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China – Changes To Investment Rules Signal Next Stage Of Journey For Insurance Industry.

7 May, 2014

 

Legal News & Analysis – Asia Pacific – China – Insurance & Reinsurance

 

The China Insurance Regulatory Commission (CIRC) has historically played a prominent role in managing competition in the insurance market. However, with the launch of its new Insurance Company Mergers and Acquisitions Regulations, they are relaxing a number of competition rules to effect significant change in the industry. 


From 1 June, insurers in China –including Chinese-based foreign insurers and domestic insurers –will for the first time be allowed to buy shares in more than one company operating in competing lines of business. This brings it in line with other competition laws now in place in the country. The way in which capital can be contributed is also changing; under the new rules companies will be permitted to use external debt to fund acquisitions, up to a limit of 50% of the overall price, subject to approval from the CIRC.


The Next Stage 


These changes are the latest steps in a process which has seen the CIRC make a number of moves to liberalise the industry – for example in 2012 it opened up the motor third-party liability insurance market to foreigninvested insurers in China.


Foreign insurers have struggled to expand in China – market share for overseas insurance firms declined to 4.3% in 2012 from 8.9% in 2005 according to CIRC data. This is due in part to the previous restrictions on M&A that made it difficult for them to achieve scale and maximize advantages in underwriting techniques in China.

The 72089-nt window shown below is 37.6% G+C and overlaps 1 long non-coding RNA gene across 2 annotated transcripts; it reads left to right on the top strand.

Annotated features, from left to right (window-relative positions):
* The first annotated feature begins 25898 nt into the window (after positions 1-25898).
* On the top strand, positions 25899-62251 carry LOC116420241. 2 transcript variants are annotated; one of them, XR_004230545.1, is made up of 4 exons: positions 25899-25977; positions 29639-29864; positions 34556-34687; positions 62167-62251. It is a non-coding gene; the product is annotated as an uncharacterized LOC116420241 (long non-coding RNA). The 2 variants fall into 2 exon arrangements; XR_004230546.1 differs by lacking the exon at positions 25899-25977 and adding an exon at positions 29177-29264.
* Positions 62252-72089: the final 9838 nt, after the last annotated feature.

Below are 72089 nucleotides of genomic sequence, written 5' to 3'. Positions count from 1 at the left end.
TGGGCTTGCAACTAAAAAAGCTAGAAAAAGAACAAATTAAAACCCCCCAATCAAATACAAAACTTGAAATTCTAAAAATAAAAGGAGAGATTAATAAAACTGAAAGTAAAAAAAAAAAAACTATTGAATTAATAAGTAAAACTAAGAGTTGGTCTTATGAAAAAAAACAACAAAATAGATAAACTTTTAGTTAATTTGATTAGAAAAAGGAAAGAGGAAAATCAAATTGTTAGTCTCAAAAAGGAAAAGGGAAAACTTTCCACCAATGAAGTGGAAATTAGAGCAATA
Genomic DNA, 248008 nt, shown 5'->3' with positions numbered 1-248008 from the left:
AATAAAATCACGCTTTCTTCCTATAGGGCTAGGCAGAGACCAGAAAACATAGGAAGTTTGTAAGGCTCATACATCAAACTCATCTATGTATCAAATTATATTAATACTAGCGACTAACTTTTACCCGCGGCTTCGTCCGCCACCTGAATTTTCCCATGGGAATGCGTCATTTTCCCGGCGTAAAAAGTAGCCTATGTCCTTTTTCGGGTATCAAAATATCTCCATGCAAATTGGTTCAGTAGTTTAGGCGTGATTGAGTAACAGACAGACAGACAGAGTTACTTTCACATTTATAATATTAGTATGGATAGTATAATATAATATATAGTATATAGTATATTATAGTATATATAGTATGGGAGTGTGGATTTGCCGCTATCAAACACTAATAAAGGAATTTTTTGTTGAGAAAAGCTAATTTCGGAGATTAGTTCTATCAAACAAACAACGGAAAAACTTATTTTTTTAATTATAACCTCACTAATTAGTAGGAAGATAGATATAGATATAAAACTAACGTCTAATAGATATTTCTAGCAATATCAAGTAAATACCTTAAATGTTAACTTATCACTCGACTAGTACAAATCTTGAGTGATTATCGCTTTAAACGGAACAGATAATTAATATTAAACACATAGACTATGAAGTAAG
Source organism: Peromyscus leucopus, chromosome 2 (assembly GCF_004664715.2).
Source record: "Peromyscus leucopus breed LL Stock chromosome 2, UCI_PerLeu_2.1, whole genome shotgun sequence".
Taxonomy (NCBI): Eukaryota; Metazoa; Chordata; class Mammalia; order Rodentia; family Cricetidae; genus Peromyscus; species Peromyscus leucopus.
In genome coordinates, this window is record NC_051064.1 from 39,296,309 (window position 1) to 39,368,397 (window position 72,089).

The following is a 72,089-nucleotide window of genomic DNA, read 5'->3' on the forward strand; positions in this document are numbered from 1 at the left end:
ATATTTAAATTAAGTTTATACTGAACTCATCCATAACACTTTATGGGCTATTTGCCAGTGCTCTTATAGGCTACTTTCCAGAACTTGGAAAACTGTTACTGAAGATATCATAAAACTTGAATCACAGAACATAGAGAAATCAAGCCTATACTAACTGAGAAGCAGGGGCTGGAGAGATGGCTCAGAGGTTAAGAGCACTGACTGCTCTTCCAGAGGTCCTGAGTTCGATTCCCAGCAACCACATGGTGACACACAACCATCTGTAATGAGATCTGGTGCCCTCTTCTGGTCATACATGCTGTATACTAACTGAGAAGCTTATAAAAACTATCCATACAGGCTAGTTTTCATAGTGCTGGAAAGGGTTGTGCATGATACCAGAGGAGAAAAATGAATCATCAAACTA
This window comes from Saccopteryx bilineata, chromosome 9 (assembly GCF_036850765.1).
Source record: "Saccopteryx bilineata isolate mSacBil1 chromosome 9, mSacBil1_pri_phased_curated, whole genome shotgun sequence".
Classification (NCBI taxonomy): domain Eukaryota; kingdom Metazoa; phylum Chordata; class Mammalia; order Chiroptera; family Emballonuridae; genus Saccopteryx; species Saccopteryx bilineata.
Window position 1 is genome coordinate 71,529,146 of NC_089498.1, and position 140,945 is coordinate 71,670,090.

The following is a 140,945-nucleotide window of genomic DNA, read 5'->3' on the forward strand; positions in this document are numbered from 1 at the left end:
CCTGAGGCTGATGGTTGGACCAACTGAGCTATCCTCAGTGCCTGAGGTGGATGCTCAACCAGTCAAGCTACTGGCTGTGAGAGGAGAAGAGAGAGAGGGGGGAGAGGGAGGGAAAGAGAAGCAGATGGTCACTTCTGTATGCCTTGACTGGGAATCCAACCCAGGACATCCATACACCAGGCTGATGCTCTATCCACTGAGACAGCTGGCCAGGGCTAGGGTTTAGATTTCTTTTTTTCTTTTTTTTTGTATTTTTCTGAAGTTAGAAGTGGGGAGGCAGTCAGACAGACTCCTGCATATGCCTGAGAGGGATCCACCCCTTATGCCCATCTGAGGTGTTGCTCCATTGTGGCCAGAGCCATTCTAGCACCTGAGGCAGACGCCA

A number of insurance regulators across the Asia Pacific region have expressed the view that there are too many industry participants and have either indicated that new licences will not be issued, or at the very least, new entrants will be encouraged to enter local markets through acquisition rather than new start-ups. 


These new rules in China are exactly in line with this philosophy, aiming to achieve consolidation in the market to allow stronger domestic and foreign insurers to invest in weaker peers – facilitating a stronger and more competitive insurance sector. As well as foreign investment, it is likely that there will be more domestic consolidation and rationalisation of existing ownership structures. Those insurers who are seeking investment partners or an injection of capital will find it easier to do so under the new rules.

 

Where Next? 


The direction of travel is clearly set and it will be interesting to see what happens next. China may also look at opening up other key areas of the market and changes around pensions, retirement products, tax incentives and health insurance could allow foreign insurers to leverage their knowledge and expertise, ultimately paving the way for more transaction activity. 


Equally, from a stronger base, domestic insurers may look to move more rapidly into other mature markets, and the deal flow will reverse with more Chinese inbound investment to come to markets such as Lloyd’s, Europe and the US.

 

Clyde & Co

 

For further information, please contact:

 

Andrew Holderness, Partner, Clyde & Co
andrew.holderness@clydeco.com

 

Clyde & Co Insurance & Reinsurance Practice Profile in China


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